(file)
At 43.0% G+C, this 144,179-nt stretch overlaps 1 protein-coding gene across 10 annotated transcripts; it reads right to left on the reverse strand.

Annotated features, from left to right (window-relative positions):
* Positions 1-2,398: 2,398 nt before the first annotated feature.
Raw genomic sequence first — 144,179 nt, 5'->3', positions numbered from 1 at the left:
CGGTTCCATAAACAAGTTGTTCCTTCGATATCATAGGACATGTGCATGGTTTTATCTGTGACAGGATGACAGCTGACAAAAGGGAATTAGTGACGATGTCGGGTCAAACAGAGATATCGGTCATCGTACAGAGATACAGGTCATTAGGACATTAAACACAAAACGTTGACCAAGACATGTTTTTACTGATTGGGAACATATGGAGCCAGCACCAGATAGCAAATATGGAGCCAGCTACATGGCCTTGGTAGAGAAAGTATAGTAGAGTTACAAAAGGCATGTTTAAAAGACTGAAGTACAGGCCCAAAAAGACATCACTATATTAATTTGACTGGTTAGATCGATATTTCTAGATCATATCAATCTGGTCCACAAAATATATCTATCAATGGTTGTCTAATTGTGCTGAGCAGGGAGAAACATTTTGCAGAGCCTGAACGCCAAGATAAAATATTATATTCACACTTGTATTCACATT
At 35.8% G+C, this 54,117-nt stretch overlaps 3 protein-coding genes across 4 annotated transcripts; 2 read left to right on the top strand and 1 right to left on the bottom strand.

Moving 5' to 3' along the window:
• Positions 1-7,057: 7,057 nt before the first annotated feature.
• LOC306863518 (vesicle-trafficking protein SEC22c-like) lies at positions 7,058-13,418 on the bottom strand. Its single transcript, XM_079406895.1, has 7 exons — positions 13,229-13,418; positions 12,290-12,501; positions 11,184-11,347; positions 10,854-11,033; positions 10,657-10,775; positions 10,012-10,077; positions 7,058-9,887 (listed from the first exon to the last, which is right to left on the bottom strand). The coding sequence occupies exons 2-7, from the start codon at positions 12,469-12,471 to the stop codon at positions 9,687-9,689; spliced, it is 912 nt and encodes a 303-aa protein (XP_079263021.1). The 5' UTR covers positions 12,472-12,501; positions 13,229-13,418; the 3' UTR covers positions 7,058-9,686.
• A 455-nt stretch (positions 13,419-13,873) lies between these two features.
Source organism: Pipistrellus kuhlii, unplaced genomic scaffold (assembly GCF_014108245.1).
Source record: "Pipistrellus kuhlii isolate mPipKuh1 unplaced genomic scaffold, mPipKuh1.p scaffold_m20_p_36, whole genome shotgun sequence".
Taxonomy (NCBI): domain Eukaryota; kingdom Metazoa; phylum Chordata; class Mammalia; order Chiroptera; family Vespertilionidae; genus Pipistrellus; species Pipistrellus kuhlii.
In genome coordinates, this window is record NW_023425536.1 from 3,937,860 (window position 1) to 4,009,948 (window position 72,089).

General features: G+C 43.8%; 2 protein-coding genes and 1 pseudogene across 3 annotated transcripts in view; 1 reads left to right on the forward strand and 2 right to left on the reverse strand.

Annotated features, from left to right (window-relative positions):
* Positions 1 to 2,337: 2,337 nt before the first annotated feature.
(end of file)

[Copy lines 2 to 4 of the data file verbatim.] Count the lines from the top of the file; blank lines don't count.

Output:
Annotated features, from left to right (window-relative positions):
* Positions 1-2,398: 2,398 nt before the first annotated feature.
Raw genomic sequence first — 144,179 nt, 5'->3', positions numbered from 1 at the left: